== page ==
The Devil We Knew

The Devil We Knew : Americans and the Cold War

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H. W. Brands, author of Inside the Cold War: Loy Henderson and the Rise of the American Empire, 1918-1961 (OUP/USA 1991) and Bound to Empire: The United States and the Philippines (OUP/USA, Fall 1992), has written a stimulating book on the Cold War and American policy relating to it - especially involving the question of why the Cold War lasted as long as it did. It is Brands's controversial assumption that in many ways it was American attitudes and foreign policy that fostered the extension of the Cold War as long as it lasted. Brands examines America's involvement in the Cold War in four distinct areas - the psychological, strategic, economic, and political - and how these factors interacted with each other in different ways and different periods over the entire era. The book combines these four persepectives into a broad explanation of American action during the Cold War and attempts to answer the question about why America acted as it did. Brands's book is intended to be an extended essay and think-piece, not a comprehensive history of the Cold War. Much of the book focuses on how the Cold War developed a life of its own during its 40-odd years of existence: major groups shaping American foreign policy felt comfortable with its conditions and were reluctant to leave it for uncharted territory. This is a stimulating, well-written study that focuses on the main events and ideas of American foreign policy since the war. It is especially effective in showing how American perceptions and domestic attitudes tended to influence - often negatively - the way American foreign policy dealt with the post-1945 more

Product details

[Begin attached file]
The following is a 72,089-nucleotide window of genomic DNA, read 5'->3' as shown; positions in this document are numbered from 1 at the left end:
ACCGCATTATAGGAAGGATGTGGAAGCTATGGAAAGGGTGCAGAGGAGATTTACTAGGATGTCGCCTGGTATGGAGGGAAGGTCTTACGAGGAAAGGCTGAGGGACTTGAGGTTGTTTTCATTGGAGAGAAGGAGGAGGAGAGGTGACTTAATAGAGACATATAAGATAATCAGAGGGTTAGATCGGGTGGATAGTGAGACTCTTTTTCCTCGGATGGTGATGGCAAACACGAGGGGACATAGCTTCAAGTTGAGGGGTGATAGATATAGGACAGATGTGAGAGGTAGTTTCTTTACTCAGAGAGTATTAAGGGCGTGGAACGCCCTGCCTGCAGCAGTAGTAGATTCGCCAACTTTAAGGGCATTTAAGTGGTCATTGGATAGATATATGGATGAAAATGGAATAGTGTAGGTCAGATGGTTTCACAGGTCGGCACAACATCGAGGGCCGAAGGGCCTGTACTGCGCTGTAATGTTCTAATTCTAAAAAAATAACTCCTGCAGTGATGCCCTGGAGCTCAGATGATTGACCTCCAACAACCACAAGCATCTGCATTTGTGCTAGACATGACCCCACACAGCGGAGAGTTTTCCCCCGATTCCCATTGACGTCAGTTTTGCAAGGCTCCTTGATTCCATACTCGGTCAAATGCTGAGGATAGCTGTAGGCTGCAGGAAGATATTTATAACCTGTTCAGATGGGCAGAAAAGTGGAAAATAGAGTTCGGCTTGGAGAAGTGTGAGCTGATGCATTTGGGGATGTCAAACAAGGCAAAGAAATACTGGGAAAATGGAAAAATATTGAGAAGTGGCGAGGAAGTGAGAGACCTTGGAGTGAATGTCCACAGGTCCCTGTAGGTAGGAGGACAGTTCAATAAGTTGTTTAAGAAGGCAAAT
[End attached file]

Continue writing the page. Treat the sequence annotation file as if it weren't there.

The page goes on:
• Hardback | 252 pages
  • 157.48 x 236.22 x 27.94mm | 589.67g
  • Oxford University Press Inc
  • New York, United States
  • English
  • 0195074998
  • 9780195074994

About H. W. Brands

About the Author: H.W. Brands is Professor of History at Texas A&M University. His books include Bound to Empire: The United States and the Philippines, and Inside the Cold War: Loy Henderson and the Rise of the American more

Review Text

A sophisticated interpretation of America's involvement in the cold war that appears calculated to draw fire from the left as well as right. In assessing the conflict's origins and costs, Brands (History/Texas A&M) provides a wide-ranging survey of US foreign policy from Yalta through the Berlin Wall's collapse. Following WW II, he argues, perceived political imperatives on the home front induced US leaders to take a balance-of-power approach to global security. Positions soon hardened, with the result that containment doctrine dominated American strategies in Western Europe, Southeast Asia, the Middle East, and elsewhere. In time, Brands recounts, the US/USSR confrontation (which proved a bonanza for the military/industrial complex) acquired a life of its own - one that conceptual simplicity made acceptable, even soul-satisfying, to the domestic electorates. While stopping short of claiming that the Kremlin posed no threat (nuclear or otherwise) to the national interest, Brands concludes that American antagonism prolonged a deadlock that, he suggests, could have been resolved as early as Stalin's death in 1953, as well as at several subsequent junctures. But as the author makes clear, the superpowers managed to avoid direct face-offs (except in Cuba) in the course of their protracted hostilities. Nor does Brands ignore the irony of reactionary Republicans like Nixon and Reagan doing more for the cause of detente than such liberal Democrats as JFK and LBJ, who felt obliged to take a hard line against Communist aggression. In his mildly contrarian reckoning of the Red menace's socioeconomic and geopolitical implications, moreover, Brands displays an impressive flair for vivid phrasing: "The arena of American political debate during the early 1950s was slick with half-truths and smaller fractions"; "during the autumn of 1989, history hopped a fast train West...." A provocative audit of an adversarial world order whose passing, in retrospect at least, seems to have been long overdue. (Kirkus Reviews)show more

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67 ratings
3.68 out of 5 stars
5 15% (10)
4 45% (30)
3 34% (23)
2 6% (4)
1 0% (0)
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